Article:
The PPSA has very strict rules when it comes to identifying grantors and, if your registration does not show up on a search conducted in accordance with those rules, your registration will almost certainly be deemed invalid.
This was confirmed in a high-profile judgment from the NSW Supreme Court in January 2017 when it was decided that a registration by Alleasing P/L against OneSteel Manufacturing’s ABN instead of its ACN was enough to render the registration ineffective even though there was no doubt as to the entity concerned.
The following table is a handy reference to identifying a grantor:
|Grantor Type||Grantor Details Required|
|Sole Trader||Full Name (as per driver’s licence) and date of birth|
|Sole Trader acting as Trustee||Trust ABN (if the Trust does not have an ABN, as per ‘normal’ Sole Trader)|
|Partnership acting as Trustee||Trust ABN (if the Trust does not have an ABN, as per ‘normal’ Partnership)|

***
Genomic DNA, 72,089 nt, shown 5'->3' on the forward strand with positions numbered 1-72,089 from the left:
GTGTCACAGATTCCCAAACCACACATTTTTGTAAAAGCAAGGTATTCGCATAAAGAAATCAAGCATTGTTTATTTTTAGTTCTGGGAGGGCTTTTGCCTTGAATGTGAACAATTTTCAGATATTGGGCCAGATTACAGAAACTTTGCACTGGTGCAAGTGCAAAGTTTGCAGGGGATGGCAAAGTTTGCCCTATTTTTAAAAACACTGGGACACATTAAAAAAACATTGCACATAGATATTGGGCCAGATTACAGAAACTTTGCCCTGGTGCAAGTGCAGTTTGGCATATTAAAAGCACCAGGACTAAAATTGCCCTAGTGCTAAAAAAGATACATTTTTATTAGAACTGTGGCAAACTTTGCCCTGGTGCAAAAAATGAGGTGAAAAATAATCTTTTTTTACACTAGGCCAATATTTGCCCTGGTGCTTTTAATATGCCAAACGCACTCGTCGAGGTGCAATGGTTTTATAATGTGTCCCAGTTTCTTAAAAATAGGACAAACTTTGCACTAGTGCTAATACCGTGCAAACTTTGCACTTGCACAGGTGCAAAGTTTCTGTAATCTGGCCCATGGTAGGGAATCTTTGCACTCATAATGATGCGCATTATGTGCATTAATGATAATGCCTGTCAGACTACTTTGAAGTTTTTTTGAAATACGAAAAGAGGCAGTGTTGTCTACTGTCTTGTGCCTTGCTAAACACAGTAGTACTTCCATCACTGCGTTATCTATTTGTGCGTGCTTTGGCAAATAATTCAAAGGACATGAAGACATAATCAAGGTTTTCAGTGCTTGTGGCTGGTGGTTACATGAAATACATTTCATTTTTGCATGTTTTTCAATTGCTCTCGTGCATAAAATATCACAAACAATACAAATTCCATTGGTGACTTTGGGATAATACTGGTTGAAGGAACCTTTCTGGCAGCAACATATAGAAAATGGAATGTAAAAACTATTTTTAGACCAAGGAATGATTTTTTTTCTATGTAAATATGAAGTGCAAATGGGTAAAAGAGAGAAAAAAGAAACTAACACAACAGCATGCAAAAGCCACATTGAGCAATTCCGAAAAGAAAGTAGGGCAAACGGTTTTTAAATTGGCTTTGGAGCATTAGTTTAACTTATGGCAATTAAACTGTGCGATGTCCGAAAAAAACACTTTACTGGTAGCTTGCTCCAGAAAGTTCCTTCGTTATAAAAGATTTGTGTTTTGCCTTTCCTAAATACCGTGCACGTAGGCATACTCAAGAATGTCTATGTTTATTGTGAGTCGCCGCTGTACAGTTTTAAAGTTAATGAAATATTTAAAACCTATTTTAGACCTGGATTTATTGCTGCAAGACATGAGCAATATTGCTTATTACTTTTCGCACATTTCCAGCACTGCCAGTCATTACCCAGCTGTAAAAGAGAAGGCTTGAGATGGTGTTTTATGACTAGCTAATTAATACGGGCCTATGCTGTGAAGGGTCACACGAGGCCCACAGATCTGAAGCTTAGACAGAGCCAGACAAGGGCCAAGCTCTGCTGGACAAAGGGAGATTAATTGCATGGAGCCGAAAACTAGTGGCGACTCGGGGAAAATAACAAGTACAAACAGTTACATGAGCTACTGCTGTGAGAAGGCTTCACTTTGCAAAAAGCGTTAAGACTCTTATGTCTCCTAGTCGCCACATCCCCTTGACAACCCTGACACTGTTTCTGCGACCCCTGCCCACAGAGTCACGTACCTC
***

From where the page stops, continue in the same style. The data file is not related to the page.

|Partnership without an ABN||Full name and DOB of each partner (or ACN’s of each if a corporate partnership)|
|Company with an ACN and no Trust involved||ACN|
|Company with an ACN acting as Trustee||Trust ABN (if the Trust does not have an ABN, as per ‘normal’ Company)|
|Corporate entity without an ACN||Full name of the business as per articles of association|
|Trust||Trust ABN (if no ABN, use rules per the trustee)|
The PPSA (and insolvency practitioners) take these rules very seriously and this is one instance of ‘close enough’ certainly not being ‘good enough’.